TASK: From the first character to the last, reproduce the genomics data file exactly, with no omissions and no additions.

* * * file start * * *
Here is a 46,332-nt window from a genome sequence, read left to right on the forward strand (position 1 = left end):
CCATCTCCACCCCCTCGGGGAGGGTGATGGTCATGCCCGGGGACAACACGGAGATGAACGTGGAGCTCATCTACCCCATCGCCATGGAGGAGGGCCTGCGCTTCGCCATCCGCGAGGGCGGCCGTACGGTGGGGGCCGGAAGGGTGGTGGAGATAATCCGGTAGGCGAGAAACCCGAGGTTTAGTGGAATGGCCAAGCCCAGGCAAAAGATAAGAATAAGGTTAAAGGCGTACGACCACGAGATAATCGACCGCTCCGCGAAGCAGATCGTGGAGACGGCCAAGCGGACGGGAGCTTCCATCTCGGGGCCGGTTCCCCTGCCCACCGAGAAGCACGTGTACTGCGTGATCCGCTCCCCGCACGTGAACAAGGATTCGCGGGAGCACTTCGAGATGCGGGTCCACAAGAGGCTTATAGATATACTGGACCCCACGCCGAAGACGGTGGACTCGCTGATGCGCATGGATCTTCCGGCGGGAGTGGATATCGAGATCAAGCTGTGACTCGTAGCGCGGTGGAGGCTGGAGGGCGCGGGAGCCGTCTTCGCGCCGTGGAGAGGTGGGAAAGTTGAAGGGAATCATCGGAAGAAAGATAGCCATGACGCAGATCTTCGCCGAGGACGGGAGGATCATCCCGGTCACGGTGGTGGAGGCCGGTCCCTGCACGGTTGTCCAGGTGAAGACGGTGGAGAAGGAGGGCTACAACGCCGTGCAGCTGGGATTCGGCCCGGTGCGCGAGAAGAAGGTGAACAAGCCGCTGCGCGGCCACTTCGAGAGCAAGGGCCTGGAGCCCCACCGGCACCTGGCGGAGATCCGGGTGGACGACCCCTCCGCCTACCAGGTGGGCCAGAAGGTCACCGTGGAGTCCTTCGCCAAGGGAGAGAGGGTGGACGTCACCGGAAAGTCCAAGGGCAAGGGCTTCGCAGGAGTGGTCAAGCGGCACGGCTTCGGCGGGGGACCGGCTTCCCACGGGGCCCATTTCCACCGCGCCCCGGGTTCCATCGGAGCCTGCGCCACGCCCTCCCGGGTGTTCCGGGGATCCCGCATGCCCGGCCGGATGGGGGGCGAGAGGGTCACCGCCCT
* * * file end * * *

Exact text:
Here is a 46,332-nt window from a genome sequence, read left to right on the forward strand (position 1 = left end):
CCATCTCCACCCCCTCGGGGAGGGTGATGGTCATGCCCGGGGACAACACGGAGATGAACGTGGAGCTCATCTACCCCATCGCCATGGAGGAGGGCCTGCGCTTCGCCATCCGCGAGGGCGGCCGTACGGTGGGGGCCGGAAGGGTGGTGGAGATAATCCGGTAGGCGAGAAACCCGAGGTTTAGTGGAATGGCCAAGCCCAGGCAAAAGATAAGAATAAGGTTAAAGGCGTACGACCACGAGATAATCGACCGCTCCGCGAAGCAGATCGTGGAGACGGCCAAGCGGACGGGAGCTTCCATCTCGGGGCCGGTTCCCCTGCCCACCGAGAAGCACGTGTACTGCGTGATCCGCTCCCCGCACGTGAACAAGGATTCGCGGGAGCACTTCGAGATGCGGGTCCACAAGAGGCTTATAGATATACTGGACCCCACGCCGAAGACGGTGGACTCGCTGATGCGCATGGATCTTCCGGCGGGAGTGGATATCGAGATCAAGCTGTGACTCGTAGCGCGGTGGAGGCTGGAGGGCGCGGGAGCCGTCTTCGCGCCGTGGAGAGGTGGGAAAGTTGAAGGGAATCATCGGAAGAAAGATAGCCATGACGCAGATCTTCGCCGAGGACGGGAGGATCATCCCGGTCACGGTGGTGGAGGCCGGTCCCTGCACGGTTGTCCAGGTGAAGACGGTGGAGAAGGAGGGCTACAACGCCGTGCAGCTGGGATTCGGCCCGGTGCGCGAGAAGAAGGTGAACAAGCCGCTGCGCGGCCACTTCGAGAGCAAGGGCCTGGAGCCCCACCGGCACCTGGCGGAGATCCGGGTGGACGACCCCTCCGCCTACCAGGTGGGCCAGAAGGTCACCGTGGAGTCCTTCGCCAAGGGAGAGAGGGTGGACGTCACCGGAAAGTCCAAGGGCAAGGGCTTCGCAGGAGTGGTCAAGCGGCACGGCTTCGGCGGGGGACCGGCTTCCCACGGGGCCCATTTCCACCGCGCCCCGGGTTCCATCGGAGCCTGCGCCACGCCCTCCCGGGTGTTCCGGGGATCCCGCATGCCCGGCCGGATGGGGGGCGAGAGGGTCACCGCCCT